The opinion of the court was delivered by: MARSH
Defendant Harold George Shadd has filed this motion pursuant to 28 U.S.C. § 2255 challenging his conviction on November 15, 1972, for armed bank robbery. Defendant was sentenced to 15 years in prison and fined $ 5,000. He was released from prison more than two years ago, but remains on parole at this time. The instant motion seeks to vacate the sentence alleging that defendant did not receive a fair trial because his Sixth Amendment right to effective assistance of counsel was violated.
Considering that it has been more than six years since defendant's trial, a general review of the proceedings is appropriate.
The indictment filed at Criminal No. 72-34 charged the defendant with robbing more than $ 83,000 from the Clarion Office of the Northwest Pennsylvania Bank and Trust Company on November 19, 1971. At the trial, six bank employees testified that two men entered the bank at about 6:25 p.m. wearing coveralls and ski masks. The larger man carried a shotgun, wore glasses under the mask, walked in a distinctive manner, and had grey hair sticking out of the mask.
The tellers were ordered to place money in laundry bags and the two men then fled with the bags.
Three other government witnesses testified to their efforts to pull the defendant's car out of a ditch between 7:30 and 9:00 p.m. on November 19, 1971, about 30 miles northeast of Clarion. The defendant and his witness, James Groomes, Jr., later corroborated the government's testimony. They testified they had been spotting deer when the defendant thought he saw a rabbit on the road. He applied his brakes and skidded into the ditch.
Both government and defense witnesses testified that the defendant and his witness, Groomes, were later stopped for speeding by Pennsylvania State Police troopers during the early morning hours of November 20, 1971, on Pennsylvania Route 711, south of Ligonier, in the vicinity of the defendant's home. When the troopers asked if they could look in the defendant's trunk, he told them it contained only luggage from his deer spotting trip in Potter County. He was unable to find the key and told the officers his wife must have it.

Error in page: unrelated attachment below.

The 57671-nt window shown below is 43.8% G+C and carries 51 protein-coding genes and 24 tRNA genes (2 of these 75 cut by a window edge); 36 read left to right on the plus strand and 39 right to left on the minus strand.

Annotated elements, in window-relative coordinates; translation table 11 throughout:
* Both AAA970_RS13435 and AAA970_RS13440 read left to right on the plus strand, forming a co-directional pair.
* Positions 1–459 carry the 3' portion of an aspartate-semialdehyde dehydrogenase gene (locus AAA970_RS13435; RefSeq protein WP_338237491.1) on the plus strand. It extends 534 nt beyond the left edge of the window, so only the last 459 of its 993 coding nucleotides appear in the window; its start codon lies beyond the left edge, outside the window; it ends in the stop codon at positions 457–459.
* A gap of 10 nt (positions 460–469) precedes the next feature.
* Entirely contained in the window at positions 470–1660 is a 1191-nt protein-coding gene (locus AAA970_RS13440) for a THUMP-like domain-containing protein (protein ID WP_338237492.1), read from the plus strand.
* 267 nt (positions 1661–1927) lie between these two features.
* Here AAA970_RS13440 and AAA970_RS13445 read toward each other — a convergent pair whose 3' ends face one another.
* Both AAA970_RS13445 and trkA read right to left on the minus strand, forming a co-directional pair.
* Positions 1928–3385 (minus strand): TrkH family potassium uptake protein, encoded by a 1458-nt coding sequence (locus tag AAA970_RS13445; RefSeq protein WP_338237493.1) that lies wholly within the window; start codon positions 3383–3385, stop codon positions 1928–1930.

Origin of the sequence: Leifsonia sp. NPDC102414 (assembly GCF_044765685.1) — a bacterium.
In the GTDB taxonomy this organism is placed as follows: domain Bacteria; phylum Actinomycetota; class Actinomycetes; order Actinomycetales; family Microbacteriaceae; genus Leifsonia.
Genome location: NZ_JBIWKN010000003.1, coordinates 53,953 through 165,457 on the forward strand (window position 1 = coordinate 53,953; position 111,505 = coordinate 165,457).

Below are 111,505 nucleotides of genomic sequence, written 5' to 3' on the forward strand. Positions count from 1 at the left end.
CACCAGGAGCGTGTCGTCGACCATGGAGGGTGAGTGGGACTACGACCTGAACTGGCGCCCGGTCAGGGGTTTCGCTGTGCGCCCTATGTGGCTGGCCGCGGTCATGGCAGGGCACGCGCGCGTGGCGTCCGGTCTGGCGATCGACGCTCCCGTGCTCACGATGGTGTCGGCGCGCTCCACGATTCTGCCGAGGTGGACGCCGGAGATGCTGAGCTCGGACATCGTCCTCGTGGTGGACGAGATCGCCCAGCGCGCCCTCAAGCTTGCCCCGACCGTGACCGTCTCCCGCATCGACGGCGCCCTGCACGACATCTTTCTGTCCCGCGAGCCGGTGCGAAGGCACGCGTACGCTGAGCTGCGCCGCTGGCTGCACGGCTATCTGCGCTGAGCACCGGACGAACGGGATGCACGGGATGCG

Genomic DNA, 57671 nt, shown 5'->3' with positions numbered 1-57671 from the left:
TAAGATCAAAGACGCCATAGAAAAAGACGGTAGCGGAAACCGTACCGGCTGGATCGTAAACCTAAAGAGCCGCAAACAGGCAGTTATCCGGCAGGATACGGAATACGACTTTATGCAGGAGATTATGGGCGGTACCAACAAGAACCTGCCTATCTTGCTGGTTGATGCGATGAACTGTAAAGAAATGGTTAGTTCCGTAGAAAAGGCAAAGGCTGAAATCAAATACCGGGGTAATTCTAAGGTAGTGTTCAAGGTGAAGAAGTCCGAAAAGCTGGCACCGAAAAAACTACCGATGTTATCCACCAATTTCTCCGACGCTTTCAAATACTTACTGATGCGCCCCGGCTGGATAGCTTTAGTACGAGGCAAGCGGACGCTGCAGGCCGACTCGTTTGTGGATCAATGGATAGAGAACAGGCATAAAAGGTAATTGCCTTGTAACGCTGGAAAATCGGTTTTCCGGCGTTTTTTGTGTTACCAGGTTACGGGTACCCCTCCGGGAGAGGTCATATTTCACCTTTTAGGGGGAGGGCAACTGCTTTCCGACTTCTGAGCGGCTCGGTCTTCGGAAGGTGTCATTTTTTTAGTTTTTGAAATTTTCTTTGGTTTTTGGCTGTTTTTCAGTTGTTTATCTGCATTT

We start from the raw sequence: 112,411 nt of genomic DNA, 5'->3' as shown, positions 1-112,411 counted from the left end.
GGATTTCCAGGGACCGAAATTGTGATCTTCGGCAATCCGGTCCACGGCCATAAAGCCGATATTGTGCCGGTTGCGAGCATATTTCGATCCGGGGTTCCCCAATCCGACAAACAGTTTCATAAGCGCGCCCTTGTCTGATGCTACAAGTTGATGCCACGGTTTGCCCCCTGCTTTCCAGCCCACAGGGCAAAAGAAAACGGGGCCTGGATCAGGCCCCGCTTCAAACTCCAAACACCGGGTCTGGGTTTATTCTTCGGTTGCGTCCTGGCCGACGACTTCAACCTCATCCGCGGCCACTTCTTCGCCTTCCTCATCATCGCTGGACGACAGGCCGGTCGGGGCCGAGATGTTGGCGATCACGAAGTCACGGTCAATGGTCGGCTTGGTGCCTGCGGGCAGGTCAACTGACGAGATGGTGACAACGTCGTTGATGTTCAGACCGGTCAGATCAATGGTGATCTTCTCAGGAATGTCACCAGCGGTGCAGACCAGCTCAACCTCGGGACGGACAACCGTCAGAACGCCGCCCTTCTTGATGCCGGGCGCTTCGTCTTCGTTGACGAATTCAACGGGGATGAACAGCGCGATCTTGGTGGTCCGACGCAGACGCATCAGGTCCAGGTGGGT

The government further offered testimony that although the defendant had been on public assistance from January 19, 1971, until October 1, 1971, he had paid almost $ 15,000 for two Chrysler Imperials in December, 1971, and had given the car salesman an additional $ 10,000 in cash to establish his credit; that in January, 1972, the defendant paid for gas at a gas station near his home with a $ 20 bill which was one of the bait bills taken from the bank during the robbery; and, that at the time of the defendant's arrest on January 25, 1972, a complete package of $ 20 bills in bait money from the bank was found in a suitcase in a closet of the defendant's mobile home, together with other packages of bills, totalling $ 15,568.
On November 15, 1972, the jury returned a verdict of guilty and sentence was imposed. The conviction was affirmed on June 12, 1973 (No. 72-2078). On June 28, 1973, after an evidentiary hearing, this court denied the defendant's application for a new trial based on newly discovered evidence. This denial was affirmed on appeal (No. 73-1696, November 29, 1973).
Following his conviction, the defendant was no stranger to this court. He challenged various aspects of the proceedings in numerous motions to vacate sentence and petitions for habeas corpus relief. He also filed numerous civil rights actions.
See: Civil Action No. 73-589, filed July 16, 1973
Civil Action No. 73-1028, filed December 3, 1973
Civil Action No. 73-1096, filed December 28, 1973
Civil Action No. 74-566, filed June 12, 1974
Civil Action No. 74-567, filed June ...